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Brain Surgery

Minimally Invasive Brain Surgery

Minimally invasive brain surgery is used by neurosurgeons when the procedures can achieve comparable or better results as compared to normal open surgical procedures. State of the art, minimally invasive neuro-navigation technology reduces incisions and usually allows the surgeons to cosmetically hide scars.
Some of the minimally invasive surgical techniques used by neurosurgeons are listed below:


A craniotomy is the surgical removal procedure of part of the bone from the skull to expose the brain. Specialized tools are utilized to remove the portion of bone known as the bone flap. The bone flap is momentarily removed, then put back after the brain surgery has been completed.

Types of Craniotomy:-

  • Extended Bifrontal Craniotomy
  • Minimally Invasive Supra-Orbital “Eyebrow” Craniotomy
  • Retro-Sigmoid “Keyhole” Craniotomy
  • Orbitozygomatic Craniotomy
  • Translabyrinthine Craniotomy

Deep Brain Stimulation

Deep brain stimulation (DBS) is a surgical technique to implant a device that transmits or sends electrical signals to brain areas responsible for body movement. Electrodes are implanted deep in the brain depending upon the symptoms being treated and are connected to a stimulator device. The electrodes are implanted on both the left and right sides of the brain through small holes made at the top of the skull.

The electrodes are linked together by lengthy wires which travel beneath the skin and below the neck to a battery powered stimulator beneath the skin of the chest. After turning on, the stimulator transmits or sends electrical pulses to block the faulty nerve signals which are causing tremors, rigidity, and other symptoms. Similar to a heart pacemaker, a neuro-stimulator uses electric pulses to control brain activity.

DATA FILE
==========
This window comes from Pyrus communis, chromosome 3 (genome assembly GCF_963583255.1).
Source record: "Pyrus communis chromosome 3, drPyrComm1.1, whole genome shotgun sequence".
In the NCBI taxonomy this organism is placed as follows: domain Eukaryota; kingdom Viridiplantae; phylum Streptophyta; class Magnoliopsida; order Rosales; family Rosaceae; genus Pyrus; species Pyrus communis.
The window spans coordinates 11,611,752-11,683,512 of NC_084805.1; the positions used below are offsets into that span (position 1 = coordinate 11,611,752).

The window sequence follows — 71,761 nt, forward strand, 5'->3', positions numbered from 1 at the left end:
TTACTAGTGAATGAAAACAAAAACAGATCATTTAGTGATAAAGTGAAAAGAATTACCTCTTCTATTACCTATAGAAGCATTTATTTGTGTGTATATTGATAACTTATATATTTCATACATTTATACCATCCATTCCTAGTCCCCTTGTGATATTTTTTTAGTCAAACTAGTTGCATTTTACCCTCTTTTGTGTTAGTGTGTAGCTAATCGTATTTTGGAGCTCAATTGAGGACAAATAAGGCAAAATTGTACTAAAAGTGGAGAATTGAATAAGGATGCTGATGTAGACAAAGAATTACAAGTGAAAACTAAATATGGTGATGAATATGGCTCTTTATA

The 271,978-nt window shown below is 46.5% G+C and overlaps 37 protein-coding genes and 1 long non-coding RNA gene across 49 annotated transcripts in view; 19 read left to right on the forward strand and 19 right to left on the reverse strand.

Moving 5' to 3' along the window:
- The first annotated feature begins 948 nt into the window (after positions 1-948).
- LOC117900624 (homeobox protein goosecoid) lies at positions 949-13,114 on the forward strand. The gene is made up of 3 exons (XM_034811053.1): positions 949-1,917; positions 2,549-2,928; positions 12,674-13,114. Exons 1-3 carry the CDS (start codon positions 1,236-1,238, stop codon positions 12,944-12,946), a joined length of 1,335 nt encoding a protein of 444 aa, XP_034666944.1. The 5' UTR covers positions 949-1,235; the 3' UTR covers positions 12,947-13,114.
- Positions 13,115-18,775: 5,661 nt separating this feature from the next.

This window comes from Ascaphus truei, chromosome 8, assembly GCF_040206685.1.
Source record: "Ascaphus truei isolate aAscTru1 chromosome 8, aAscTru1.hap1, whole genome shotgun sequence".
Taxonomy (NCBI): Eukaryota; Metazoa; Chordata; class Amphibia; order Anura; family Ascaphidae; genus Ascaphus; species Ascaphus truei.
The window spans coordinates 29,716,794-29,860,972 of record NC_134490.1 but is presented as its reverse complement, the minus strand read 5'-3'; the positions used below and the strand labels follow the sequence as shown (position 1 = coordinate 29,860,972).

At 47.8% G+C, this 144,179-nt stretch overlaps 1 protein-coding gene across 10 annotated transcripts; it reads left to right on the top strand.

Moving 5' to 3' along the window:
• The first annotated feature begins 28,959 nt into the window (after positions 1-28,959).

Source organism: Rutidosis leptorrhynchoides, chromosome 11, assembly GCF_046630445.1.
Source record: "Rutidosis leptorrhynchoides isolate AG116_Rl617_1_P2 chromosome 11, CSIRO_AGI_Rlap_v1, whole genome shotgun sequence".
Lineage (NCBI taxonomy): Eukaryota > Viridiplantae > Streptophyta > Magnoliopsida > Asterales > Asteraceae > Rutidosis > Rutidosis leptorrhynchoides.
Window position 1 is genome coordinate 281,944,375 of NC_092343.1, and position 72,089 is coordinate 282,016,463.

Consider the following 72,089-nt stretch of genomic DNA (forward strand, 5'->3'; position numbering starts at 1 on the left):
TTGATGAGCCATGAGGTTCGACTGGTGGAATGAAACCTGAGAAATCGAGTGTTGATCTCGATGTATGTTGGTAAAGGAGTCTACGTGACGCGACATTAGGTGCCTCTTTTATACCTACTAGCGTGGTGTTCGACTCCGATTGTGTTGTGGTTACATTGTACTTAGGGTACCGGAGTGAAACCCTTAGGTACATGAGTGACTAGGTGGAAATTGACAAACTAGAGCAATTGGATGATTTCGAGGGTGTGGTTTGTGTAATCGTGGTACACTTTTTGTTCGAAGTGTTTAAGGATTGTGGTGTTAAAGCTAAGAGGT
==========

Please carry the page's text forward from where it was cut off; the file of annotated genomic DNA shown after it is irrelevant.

Neuro-endoscopic surgery is done because it causes minimum damage to the normal structures, carries a lower rate of problems, and achieves excellent results. Surgeons using an endoscope and related instruments could perform complicated procedures through very tiny incisions, which is particularly useful for minimally invasive techniques for the brain and the spine.


Biopsies are computer navigated and stereotactic biopsies are done with imaging to diagnose a potential brain abnormality. The surgeon creates an incision in the skull or inserts a needle to remove brain cells or tissue for examination by a pathologist.

Posterior fossa decompression

This treatment includes portions of the brain known as the cerebellum and brainstem. For instance, to treat a Chiari malformation, the surgeon creates an incision at the back of the patient’s head to remove a small section of the bone at the bottom of the skull. This removal makes more space for the cerebellum and relieves pressure on the spinal cord.

Cerebral aneurysm repair

The primary care physician guides surgical instruments like a catheter or thin metal wires through a large blood vessel in the patient’s groin to reach the brain vessels, using contrast dye to confirm the problematic blood vessel without opening up the skull. The technique is most commonly used on patients with a blood clot in a brain artery, a cerebral aneurysm (a weakened and bulging region in an artery wall), or a ruptured aneurysm that causes bleeding into the brain.